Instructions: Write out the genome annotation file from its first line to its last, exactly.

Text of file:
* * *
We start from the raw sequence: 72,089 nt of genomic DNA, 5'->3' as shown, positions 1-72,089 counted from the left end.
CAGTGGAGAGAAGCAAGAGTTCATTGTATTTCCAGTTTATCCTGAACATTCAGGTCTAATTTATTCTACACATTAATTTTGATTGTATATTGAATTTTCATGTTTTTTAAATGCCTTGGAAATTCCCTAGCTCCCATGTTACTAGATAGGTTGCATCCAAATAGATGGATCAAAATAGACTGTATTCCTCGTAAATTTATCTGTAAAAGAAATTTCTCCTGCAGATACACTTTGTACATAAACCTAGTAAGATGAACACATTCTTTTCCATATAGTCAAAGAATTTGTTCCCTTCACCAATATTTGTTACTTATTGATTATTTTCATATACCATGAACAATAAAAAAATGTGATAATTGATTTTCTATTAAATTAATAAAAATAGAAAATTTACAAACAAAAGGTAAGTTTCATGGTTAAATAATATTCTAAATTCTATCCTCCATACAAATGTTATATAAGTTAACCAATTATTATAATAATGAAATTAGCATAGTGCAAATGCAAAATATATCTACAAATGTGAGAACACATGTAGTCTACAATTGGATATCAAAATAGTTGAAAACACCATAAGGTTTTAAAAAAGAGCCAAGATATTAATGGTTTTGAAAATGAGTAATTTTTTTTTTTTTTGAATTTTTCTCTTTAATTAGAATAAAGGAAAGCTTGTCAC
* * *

We start from the raw sequence: 72,089 nt of genomic DNA, 5'->3' as shown, positions 1-72,089 counted from the left end.
CAGTGGAGAGAAGCAAGAGTTCATTGTATTTCCAGTTTATCCTGAACATTCAGGTCTAATTTATTCTACACATTAATTTTGATTGTATATTGAATTTTCATGTTTTTTAAATGCCTTGGAAATTCCCTAGCTCCCATGTTACTAGATAGGTTGCATCCAAATAGATGGATCAAAATAGACTGTATTCCTCGTAAATTTATCTGTAAAAGAAATTTCTCCTGCAGATACACTTTGTACATAAACCTAGTAAGATGAACACATTCTTTTCCATATAGTCAAAGAATTTGTTCCCTTCACCAATATTTGTTACTTATTGATTATTTTCATATACCATGAACAATAAAAAAATGTGATAATTGATTTTCTATTAAATTAATAAAAATAGAAAATTTACAAACAAAAGGTAAGTTTCATGGTTAAATAATATTCTAAATTCTATCCTCCATACAAATGTTATATAAGTTAACCAATTATTATAATAATGAAATTAGCATAGTGCAAATGCAAAATATATCTACAAATGTGAGAACACATGTAGTCTACAATTGGATATCAAAATAGTTGAAAACACCATAAGGTTTTAAAAAAGAGCCAAGATATTAATGGTTTTGAAAATGAGTAATTTTTTTTTTTTTTGAATTTTTCTCTTTAATTAGAATAAAGGAAAGCTTGTCAC